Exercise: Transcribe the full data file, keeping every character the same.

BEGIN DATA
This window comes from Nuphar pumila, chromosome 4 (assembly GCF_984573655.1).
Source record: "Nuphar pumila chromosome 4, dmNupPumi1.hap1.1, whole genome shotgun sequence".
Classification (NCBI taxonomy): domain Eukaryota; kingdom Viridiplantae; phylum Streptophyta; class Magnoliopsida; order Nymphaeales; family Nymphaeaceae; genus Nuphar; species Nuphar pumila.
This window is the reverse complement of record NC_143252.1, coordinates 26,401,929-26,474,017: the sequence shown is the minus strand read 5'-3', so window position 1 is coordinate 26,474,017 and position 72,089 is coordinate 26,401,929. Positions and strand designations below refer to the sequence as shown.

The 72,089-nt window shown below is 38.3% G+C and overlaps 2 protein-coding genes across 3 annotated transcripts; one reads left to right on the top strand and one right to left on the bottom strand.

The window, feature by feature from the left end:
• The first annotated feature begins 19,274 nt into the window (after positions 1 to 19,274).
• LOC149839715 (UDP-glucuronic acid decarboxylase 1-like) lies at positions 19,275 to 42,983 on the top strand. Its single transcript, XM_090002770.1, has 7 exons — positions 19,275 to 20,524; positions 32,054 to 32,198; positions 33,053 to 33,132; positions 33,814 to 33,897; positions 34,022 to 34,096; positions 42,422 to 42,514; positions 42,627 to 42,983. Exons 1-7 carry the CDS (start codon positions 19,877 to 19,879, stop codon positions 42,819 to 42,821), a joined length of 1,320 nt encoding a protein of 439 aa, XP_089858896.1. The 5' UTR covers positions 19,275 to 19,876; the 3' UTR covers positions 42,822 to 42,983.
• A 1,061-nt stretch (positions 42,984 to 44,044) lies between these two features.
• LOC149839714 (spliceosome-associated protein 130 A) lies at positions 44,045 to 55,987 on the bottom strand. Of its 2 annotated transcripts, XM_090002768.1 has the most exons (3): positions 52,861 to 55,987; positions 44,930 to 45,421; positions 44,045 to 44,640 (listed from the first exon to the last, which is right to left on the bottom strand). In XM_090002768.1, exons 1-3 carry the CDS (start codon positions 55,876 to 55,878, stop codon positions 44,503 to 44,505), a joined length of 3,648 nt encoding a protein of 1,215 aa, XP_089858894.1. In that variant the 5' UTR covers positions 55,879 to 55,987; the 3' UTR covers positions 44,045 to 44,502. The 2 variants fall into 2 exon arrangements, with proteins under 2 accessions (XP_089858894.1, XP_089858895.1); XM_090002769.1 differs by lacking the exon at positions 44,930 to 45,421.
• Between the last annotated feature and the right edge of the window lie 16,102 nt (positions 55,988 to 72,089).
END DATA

This window comes from Nuphar pumila, chromosome 4 (assembly GCF_984573655.1).
Source record: "Nuphar pumila chromosome 4, dmNupPumi1.hap1.1, whole genome shotgun sequence".
Classification (NCBI taxonomy): domain Eukaryota; kingdom Viridiplantae; phylum Streptophyta; class Magnoliopsida; order Nymphaeales; family Nymphaeaceae; genus Nuphar; species Nuphar pumila.
This window is the reverse complement of record NC_143252.1, coordinates 26,401,929-26,474,017: the sequence shown is the minus strand read 5'-3', so window position 1 is coordinate 26,474,017 and position 72,089 is coordinate 26,401,929. Positions and strand designations below refer to the sequence as shown.

The 72,089-nt window shown below is 38.3% G+C and overlaps 2 protein-coding genes across 3 annotated transcripts; one reads left to right on the top strand and one right to left on the bottom strand.

The window, feature by feature from the left end:
• The first annotated feature begins 19,274 nt into the window (after positions 1 to 19,274).
• LOC149839715 (UDP-glucuronic acid decarboxylase 1-like) lies at positions 19,275 to 42,983 on the top strand. Its single transcript, XM_090002770.1, has 7 exons — positions 19,275 to 20,524; positions 32,054 to 32,198; positions 33,053 to 33,132; positions 33,814 to 33,897; positions 34,022 to 34,096; positions 42,422 to 42,514; positions 42,627 to 42,983. Exons 1-7 carry the CDS (start codon positions 19,877 to 19,879, stop codon positions 42,819 to 42,821), a joined length of 1,320 nt encoding a protein of 439 aa, XP_089858896.1. The 5' UTR covers positions 19,275 to 19,876; the 3' UTR covers positions 42,822 to 42,983.
• A 1,061-nt stretch (positions 42,984 to 44,044) lies between these two features.
• LOC149839714 (spliceosome-associated protein 130 A) lies at positions 44,045 to 55,987 on the bottom strand. Of its 2 annotated transcripts, XM_090002768.1 has the most exons (3): positions 52,861 to 55,987; positions 44,930 to 45,421; positions 44,045 to 44,640 (listed from the first exon to the last, which is right to left on the bottom strand). In XM_090002768.1, exons 1-3 carry the CDS (start codon positions 55,876 to 55,878, stop codon positions 44,503 to 44,505), a joined length of 3,648 nt encoding a protein of 1,215 aa, XP_089858894.1. In that variant the 5' UTR covers positions 55,879 to 55,987; the 3' UTR covers positions 44,045 to 44,502. The 2 variants fall into 2 exon arrangements, with proteins under 2 accessions (XP_089858894.1, XP_089858895.1); XM_090002769.1 differs by lacking the exon at positions 44,930 to 45,421.
• Between the last annotated feature and the right edge of the window lie 16,102 nt (positions 55,988 to 72,089).